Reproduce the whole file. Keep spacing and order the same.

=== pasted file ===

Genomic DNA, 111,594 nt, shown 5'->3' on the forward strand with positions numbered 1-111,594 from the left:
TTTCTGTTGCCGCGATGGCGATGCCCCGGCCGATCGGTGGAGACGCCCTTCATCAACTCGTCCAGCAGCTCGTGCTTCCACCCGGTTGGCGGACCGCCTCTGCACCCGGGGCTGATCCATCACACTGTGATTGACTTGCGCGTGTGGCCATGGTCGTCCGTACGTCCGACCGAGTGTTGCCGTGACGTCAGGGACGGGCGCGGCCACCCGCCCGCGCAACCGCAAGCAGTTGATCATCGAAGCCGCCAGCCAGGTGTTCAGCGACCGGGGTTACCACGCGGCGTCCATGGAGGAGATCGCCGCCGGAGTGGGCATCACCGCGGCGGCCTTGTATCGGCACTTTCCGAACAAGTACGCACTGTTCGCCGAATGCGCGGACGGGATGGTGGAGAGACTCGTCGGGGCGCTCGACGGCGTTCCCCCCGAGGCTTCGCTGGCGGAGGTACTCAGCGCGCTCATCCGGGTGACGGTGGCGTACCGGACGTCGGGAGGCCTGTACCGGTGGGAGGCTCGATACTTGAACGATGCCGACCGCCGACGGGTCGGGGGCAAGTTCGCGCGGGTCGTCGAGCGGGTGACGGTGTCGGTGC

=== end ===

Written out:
Genomic DNA, 111,594 nt, shown 5'->3' on the forward strand with positions numbered 1-111,594 from the left:
TTTCTGTTGCCGCGATGGCGATGCCCCGGCCGATCGGTGGAGACGCCCTTCATCAACTCGTCCAGCAGCTCGTGCTTCCACCCGGTTGGCGGACCGCCTCTGCACCCGGGGCTGATCCATCACACTGTGATTGACTTGCGCGTGTGGCCATGGTCGTCCGTACGTCCGACCGAGTGTTGCCGTGACGTCAGGGACGGGCGCGGCCACCCGCCCGCGCAACCGCAAGCAGTTGATCATCGAAGCCGCCAGCCAGGTGTTCAGCGACCGGGGTTACCACGCGGCGTCCATGGAGGAGATCGCCGCCGGAGTGGGCATCACCGCGGCGGCCTTGTATCGGCACTTTCCGAACAAGTACGCACTGTTCGCCGAATGCGCGGACGGGATGGTGGAGAGACTCGTCGGGGCGCTCGACGGCGTTCCCCCCGAGGCTTCGCTGGCGGAGGTACTCAGCGCGCTCATCCGGGTGACGGTGGCGTACCGGACGTCGGGAGGCCTGTACCGGTGGGAGGCTCGATACTTGAACGATGCCGACCGCCGACGGGTCGGGGGCAAGTTCGCGCGGGTCGTCGAGCGGGTGACGGTGTCGGTGC